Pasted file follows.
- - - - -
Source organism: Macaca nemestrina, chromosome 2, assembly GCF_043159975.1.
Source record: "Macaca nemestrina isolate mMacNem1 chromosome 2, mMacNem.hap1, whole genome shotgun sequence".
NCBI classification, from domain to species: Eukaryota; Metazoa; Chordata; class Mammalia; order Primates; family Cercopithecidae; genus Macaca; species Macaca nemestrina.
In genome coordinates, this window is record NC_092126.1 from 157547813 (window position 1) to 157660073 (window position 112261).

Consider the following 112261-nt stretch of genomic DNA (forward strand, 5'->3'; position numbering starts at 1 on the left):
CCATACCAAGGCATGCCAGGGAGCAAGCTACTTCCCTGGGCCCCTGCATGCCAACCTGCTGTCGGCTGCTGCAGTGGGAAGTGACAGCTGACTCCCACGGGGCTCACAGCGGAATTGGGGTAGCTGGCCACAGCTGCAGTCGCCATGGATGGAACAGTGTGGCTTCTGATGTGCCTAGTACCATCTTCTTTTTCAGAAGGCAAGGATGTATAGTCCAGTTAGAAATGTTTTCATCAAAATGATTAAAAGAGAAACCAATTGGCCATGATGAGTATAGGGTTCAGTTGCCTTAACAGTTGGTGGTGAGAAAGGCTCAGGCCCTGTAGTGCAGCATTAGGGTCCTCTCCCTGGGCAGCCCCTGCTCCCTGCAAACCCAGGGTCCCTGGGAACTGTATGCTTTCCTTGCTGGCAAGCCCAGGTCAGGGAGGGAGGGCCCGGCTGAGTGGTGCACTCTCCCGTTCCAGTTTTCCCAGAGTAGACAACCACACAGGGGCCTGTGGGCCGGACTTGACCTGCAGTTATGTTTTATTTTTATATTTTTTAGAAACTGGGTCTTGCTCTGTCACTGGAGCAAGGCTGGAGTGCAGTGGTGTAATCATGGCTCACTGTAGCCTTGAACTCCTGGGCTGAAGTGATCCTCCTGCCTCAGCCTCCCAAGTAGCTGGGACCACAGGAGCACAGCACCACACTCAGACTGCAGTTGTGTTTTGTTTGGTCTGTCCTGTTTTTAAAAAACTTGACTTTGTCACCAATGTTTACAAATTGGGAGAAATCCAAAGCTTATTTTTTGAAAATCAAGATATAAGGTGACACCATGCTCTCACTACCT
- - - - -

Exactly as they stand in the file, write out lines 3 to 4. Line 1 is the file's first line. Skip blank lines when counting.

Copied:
NCBI classification, from domain to species: Eukaryota; Metazoa; Chordata; class Mammalia; order Primates; family Cercopithecidae; genus Macaca; species Macaca nemestrina.
In genome coordinates, this window is record NC_092126.1 from 157547813 (window position 1) to 157660073 (window position 112261).